The dust has barely settled on last week’s massive International AIDS Conference, yet plans are well underway for the next gathering two years from now in Melbourne, Australia.
At a panel discussion Wednesday (Aug. 1) in Washington, experts looked back at the main surprises of the just-concluded health meeting, and offered predictions on what the 2014 follow-up will focus on.
Big gatherings tend to bear the imprint of its host. Australia’s AIDS conference may, therefore, put a greater focus on human rights and governance issues, said Chris Beyrer, president-elect of the International AIDS Society, which convenes the biannual event.
Several countries routinely violate the human rights of high-risk groups like commercial sex workers and men who have sex with men. Homosexuality is punishable by death in Iran and Yemen, for instance, and carries a long prison sentence in Jamaica and Malaysia. Sex workers and drug users were prevented from attending this year’s conference in the U.S. capital.
HIV prevalence in men is actually higher in countries that criminalize homosexuality, according to Greg Millett, senior policy adviser in the White House Office of National AIDS Policy.
Also expected to feature prominently in Melbourne is what panelists on Wednesdaycalled the “cure agenda” — the quest for a cure for AIDS, which has gained some traction lately and, to the surprise of many skeptics, featured prominently at the 19th International AIDS Conference. The International AIDS Society launched a global strategy toward an HIV Cure just before the event, held July 22-27 at the Washington Convention Center; UNAIDS Executive Director Michel Sidibé has said finding a cure was a “critical innovation gap.”
Only one man is considered to have been definitively cured of HIV. American Timothy Brown received a stem cell bone marrow transplant from a donor with a mutation that prevents HIV from being transmitted from one cell to another. Scientists are investigating whether gene therapy might be used for other patients with similar results.
There’s reason to believe that in two years, scientists could be even more vocal about the possibility of finding a cure for what today, in many parts of the world, is being treated as a chronic condition.
As treatment improves and patients live longer, the focus may shift toward the transmission of HIV among an older demographic. By 2020, half the HIV-positive people in the United States will be over 50 years old, Beyrer said. For a disease that has always been approached as an affliction of the youth, a new perspective is needed — and Melbourne may set the frame.
Holding the conference in Australia should increase participation by Asian countries, said J. Stephen Morrison, senior vice president director of the Global Health Policy Center at the Center for Strategic and International Studies, which hosted Wednesday’s panel discussion.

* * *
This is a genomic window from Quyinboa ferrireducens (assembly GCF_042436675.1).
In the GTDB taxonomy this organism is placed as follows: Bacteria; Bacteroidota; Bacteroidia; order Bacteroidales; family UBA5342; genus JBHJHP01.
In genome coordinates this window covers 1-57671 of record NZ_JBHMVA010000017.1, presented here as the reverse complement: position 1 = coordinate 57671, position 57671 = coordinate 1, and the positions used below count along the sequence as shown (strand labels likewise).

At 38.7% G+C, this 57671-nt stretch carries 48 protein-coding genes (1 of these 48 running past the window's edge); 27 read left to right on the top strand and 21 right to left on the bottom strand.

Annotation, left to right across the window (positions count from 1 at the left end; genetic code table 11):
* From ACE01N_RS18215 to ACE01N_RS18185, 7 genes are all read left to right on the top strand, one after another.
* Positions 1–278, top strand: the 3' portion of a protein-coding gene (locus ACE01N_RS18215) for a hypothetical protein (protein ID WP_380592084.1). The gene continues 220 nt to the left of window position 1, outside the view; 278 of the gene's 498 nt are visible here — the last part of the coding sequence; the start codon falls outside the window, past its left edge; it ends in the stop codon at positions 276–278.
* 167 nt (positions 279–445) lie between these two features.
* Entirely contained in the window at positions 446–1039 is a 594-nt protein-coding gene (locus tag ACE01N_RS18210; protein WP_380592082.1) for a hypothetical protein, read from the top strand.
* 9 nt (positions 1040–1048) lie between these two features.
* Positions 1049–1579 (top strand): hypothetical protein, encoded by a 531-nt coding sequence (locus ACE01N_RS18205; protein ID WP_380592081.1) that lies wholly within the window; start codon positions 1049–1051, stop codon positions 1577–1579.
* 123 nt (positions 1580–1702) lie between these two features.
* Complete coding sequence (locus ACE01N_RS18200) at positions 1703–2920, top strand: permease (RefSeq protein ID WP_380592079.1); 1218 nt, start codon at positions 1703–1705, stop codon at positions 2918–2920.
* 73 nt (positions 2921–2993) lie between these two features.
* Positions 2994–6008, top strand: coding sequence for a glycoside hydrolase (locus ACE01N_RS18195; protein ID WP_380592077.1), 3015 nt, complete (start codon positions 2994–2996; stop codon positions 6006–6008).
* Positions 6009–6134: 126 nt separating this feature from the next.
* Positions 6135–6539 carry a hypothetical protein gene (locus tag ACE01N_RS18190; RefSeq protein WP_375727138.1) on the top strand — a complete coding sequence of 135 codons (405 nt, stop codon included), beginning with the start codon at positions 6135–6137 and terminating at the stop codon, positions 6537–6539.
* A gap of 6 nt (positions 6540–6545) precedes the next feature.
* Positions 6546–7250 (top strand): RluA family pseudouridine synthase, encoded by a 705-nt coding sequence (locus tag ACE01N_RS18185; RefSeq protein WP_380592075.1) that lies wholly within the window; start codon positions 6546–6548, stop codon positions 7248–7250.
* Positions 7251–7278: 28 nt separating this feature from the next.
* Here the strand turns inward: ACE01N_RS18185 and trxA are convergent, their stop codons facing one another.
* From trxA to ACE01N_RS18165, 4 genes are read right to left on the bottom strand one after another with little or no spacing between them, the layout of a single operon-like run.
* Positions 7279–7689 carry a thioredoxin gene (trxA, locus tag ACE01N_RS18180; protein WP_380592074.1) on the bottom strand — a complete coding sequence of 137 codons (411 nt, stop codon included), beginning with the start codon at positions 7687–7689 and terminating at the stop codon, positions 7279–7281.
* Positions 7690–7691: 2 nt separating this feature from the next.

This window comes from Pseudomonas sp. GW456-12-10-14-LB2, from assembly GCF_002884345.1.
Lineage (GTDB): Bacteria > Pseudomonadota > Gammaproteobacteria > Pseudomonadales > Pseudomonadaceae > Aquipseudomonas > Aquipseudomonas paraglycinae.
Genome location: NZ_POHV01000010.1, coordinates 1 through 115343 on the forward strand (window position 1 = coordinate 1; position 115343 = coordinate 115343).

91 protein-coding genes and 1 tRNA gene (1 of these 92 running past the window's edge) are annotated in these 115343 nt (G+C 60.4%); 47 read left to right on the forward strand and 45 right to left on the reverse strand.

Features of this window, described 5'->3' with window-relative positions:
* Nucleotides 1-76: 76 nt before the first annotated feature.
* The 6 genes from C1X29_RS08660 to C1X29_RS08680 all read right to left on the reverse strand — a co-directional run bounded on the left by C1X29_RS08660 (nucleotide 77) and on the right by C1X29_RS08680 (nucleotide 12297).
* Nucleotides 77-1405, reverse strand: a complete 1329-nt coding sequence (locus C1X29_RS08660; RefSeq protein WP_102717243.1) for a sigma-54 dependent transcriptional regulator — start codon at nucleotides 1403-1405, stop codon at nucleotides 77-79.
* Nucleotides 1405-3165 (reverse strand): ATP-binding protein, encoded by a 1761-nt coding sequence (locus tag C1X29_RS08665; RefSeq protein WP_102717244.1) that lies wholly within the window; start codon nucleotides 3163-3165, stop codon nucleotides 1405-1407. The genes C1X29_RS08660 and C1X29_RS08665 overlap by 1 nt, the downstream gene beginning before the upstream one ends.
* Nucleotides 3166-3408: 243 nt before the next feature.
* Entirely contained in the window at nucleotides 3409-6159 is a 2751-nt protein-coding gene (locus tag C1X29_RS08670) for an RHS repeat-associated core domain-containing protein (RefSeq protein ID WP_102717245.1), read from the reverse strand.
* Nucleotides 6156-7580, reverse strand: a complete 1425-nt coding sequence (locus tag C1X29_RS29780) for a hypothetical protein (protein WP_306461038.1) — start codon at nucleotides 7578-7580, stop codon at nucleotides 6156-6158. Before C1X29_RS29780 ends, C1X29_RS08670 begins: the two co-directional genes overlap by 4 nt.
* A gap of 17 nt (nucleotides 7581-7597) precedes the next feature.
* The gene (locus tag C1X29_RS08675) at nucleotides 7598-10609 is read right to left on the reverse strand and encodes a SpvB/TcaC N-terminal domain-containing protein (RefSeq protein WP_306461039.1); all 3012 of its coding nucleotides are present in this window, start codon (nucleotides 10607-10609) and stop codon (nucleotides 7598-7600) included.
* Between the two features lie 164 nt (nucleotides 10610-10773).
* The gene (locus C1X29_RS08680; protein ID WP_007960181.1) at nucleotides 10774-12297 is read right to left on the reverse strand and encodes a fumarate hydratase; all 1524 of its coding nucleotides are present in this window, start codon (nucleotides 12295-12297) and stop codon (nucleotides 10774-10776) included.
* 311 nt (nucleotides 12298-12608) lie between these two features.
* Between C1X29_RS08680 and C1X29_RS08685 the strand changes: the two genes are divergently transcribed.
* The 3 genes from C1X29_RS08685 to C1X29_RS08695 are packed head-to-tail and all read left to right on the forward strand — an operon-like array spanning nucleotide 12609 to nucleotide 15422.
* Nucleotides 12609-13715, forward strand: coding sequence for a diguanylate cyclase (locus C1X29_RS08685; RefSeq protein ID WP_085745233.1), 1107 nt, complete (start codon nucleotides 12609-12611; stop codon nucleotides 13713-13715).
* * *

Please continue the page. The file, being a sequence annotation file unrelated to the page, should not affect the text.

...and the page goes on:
The Asia-Pacific region has the second-highest number of people infected with HIV after sub-Saharan Africa, with around 4.2 million. HIV prevalence among intravenous drug users in Asia is among the highest in the world. Sex workers and drug users across the continent are often detained and harassed by police or denied due process in court.
In the United States, the world’s leading donor to international AIDS causes, several tasks will take priority in the coming years, including the reauthorizing the President’s Emergency Plan for AIDS Relief, which has come under fire for recent funding cuts.
The buoyant optimism at the 1996 International AIDS Conference in Vancouver, remembered as the most exciting conference to date, was followed by cynicism and frustration at the next gathering in Geneva. The hope for Melbourne is that it can avoid a letdown after this year’s show of optimism.
Be prepared to judge the success of the Australia conference by something other than numbers. The event will probably not gather as many as the 23,700-plus delegates who showed up in Washington last month — at least not physically. But the conference is expected to make greater use of the Internet, as organizers grapple with one unchangeable fact: For many people, Australia is just too far to travel to.
Jennifer Brookland is a Devex global development reporter based in Washington, DC. She has worked as a humanitarian reporter for the United Nations and as an investigative journalist for News21. Jennifer holds a bachelor's in foreign service from Georgetown University and a master's in journalism from Columbia University and in international law and diplomacy from the Fletcher School. She also served for four years as an Air Force officer.